The Second Amendment says the right of the people to keep and bear arms shall not be infringed, Metcalf noted, ‘not that it shall not be regulated.’ Rather the first four words of the amendment, ‘a well regulated militia,’ not only allow but mandate regulation.
‘Everything is regulated, but everything is not infringed. Not all regulation is infringement. Is your right to drive a car being infringed by a speed limit?
Maddeningly, Metcalf continues to err in the history of American gun rights and the language they used to protect those individual rights in the Bill of Rights. As you do doubt know, and as the Heller case affirmed, “A well-regulated militia…” is part of the Second Amendment’s prefatory clause. It is a dependent adjective clause, not the independent clause. In other words “the right of the people to keep and bear arms shall not be infringed” stands on its own.
In terms of history, Metcalf is equally off-base. “A well-regulated militia,” in the language of the time, meant a well-drilled, a well-organized, a well-run militia. In other words, it was a prepared, effective unit. Metcalf’s interpretation of “regulate” clearly invokes the contemporary, bureaucratic sense of regulation: rules that limit or mandate behavior or actions.
Like so many Americans who would limit or eliminate Americans’ right to keep and bear arms, Metcalf, the “historian” claims that his wildly incorrect interpretation of “regulate” not only allows all manner of regulation of the Second Amendment, but that such regulations do not constitute infringement.
Metcalf went on to become a competitive shooter who has hunted on five continents, as well as a historian. He has been studying and writing about the Bill of Rights and firearms for 37 years. He has taught at Yale and Cornell, enacted concealed-carry laws across the country, and authored pro-firearms legislation.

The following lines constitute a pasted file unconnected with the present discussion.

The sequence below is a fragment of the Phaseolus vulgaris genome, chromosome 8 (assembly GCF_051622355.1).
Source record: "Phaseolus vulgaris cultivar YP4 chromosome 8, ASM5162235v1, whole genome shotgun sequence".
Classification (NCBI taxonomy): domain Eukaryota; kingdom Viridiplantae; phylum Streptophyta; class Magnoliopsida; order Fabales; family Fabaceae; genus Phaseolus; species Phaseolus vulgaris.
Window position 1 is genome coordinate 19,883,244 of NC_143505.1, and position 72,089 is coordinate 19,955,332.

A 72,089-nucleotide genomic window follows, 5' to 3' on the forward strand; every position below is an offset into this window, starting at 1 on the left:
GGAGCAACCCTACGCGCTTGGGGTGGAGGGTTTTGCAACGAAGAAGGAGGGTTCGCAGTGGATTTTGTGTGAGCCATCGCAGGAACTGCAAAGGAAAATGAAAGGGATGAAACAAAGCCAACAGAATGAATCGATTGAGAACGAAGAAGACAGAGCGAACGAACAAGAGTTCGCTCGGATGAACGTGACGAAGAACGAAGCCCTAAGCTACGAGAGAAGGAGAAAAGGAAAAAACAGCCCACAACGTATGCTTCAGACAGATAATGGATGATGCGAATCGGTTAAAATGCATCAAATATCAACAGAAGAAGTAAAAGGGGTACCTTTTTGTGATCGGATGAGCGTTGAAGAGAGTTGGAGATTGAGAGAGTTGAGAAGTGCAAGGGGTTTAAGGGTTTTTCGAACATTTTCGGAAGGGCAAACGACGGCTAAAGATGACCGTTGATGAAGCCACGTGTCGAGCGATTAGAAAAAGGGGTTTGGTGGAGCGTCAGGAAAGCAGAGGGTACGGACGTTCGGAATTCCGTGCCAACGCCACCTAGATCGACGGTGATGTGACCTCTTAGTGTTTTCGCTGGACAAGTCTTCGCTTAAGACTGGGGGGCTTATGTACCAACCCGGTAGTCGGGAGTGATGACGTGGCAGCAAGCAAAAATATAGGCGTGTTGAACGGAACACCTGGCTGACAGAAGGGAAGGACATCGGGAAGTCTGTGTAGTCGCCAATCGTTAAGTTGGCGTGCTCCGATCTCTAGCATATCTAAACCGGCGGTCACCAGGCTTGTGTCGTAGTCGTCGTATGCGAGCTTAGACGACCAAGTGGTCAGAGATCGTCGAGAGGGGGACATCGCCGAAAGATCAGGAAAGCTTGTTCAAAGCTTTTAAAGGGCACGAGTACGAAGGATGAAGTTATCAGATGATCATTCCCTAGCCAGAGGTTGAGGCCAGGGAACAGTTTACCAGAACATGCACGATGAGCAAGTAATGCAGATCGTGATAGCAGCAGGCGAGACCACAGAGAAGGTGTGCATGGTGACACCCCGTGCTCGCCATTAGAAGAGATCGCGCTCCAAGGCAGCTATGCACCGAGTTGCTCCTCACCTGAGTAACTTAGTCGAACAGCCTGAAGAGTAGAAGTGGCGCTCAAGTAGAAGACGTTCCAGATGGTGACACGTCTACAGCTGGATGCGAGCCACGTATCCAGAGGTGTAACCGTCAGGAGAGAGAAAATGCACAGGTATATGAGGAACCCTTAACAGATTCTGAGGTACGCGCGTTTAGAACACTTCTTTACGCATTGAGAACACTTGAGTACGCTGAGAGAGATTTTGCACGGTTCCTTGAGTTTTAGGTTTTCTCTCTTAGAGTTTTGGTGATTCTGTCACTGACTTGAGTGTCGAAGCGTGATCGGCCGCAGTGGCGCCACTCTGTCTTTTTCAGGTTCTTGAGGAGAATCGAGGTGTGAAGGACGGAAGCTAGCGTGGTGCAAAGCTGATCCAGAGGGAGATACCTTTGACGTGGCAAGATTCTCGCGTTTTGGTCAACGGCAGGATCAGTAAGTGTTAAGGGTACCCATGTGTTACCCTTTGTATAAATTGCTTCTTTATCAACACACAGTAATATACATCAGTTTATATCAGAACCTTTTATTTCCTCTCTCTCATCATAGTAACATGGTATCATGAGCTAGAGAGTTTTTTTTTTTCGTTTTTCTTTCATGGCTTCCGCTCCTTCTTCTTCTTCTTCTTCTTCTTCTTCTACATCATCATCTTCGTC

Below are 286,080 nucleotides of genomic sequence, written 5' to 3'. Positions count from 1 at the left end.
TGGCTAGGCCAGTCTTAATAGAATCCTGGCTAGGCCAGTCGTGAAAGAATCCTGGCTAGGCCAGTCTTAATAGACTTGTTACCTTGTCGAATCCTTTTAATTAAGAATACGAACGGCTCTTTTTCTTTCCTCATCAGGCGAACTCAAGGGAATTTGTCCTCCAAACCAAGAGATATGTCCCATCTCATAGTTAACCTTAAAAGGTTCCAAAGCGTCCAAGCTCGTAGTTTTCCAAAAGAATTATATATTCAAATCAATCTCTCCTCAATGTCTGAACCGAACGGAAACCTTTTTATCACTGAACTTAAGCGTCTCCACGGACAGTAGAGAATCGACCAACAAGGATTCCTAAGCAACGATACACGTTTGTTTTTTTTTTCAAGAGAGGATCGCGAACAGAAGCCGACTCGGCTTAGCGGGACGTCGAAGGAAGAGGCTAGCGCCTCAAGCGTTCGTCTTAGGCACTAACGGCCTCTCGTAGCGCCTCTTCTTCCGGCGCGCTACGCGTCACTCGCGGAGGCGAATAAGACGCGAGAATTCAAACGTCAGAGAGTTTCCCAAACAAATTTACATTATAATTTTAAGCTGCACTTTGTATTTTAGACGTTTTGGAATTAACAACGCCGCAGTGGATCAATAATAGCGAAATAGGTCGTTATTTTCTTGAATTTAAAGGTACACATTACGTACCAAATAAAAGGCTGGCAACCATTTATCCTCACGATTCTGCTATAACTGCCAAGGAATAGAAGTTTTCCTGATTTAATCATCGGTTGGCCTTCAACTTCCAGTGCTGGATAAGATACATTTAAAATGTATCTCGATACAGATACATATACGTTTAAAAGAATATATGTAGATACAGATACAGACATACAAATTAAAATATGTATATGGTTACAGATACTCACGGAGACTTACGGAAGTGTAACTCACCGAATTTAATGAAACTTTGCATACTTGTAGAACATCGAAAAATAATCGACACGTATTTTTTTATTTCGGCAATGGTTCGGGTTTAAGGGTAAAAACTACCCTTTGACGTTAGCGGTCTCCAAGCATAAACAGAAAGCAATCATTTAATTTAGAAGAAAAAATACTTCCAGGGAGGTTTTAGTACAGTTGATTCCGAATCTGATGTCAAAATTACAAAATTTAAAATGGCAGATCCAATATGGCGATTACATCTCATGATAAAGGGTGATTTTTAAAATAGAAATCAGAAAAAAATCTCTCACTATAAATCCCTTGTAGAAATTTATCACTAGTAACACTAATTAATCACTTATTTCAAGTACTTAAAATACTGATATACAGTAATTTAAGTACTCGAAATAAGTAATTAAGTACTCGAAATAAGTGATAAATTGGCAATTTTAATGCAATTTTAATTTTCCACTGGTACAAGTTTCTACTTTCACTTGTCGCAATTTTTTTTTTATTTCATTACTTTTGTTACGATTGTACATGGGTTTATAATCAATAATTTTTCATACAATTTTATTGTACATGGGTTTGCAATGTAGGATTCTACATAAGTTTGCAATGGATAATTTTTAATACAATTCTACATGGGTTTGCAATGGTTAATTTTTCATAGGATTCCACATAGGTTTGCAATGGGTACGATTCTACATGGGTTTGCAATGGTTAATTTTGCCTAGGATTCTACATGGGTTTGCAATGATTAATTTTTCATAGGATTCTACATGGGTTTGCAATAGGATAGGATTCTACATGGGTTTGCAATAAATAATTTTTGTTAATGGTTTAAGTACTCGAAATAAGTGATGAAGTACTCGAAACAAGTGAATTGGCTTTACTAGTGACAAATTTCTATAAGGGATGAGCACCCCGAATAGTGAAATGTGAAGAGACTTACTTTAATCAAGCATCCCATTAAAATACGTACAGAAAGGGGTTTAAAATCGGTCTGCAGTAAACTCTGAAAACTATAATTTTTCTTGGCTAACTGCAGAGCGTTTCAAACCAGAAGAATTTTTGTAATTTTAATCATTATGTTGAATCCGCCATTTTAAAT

But he is not opposed to mandatory training for gun owners, and tighter regulation of firearms.
‘We have over 75,000 firearms rules and regulations on the books, and approximately three of them are ever enforced,’ Metcalf explained, to some nervous laughter in the audience.
‘As for federal laws, there are eight, and only two have been enforced in any significant way, ever. We can’t afford and we don’t have the personnel to enforce the laws that we have on the books right now. What good is it going to do to enact any others?’
‘Do you think universal background checks make sense,’ [Atlantic Media editorial director Ron] Brownstein asked, ‘particularly that they be extended to gun shows?’
“This is an interesting one. What defines a background check? How far do you go with it?
How far indeed? He mentioned the recent Illinois law to that effect, suggesting that the NRA agreed with it in a spirit of compromise. What Metcalf failed to mention is that the Illinois laws–including concealed carry– were forced on an unwilling state by federal courts. Without that mandate, the Illinois legislature would never have allowed concealed carry and would have continued to violate the Constitution, just as Chicago continues to do, writing abusively restrictive laws even in the face of court orders, laws that will be struck down yet again and again, as Chicago continues to drag its feet and deny the basic right of self-defense to its citizens.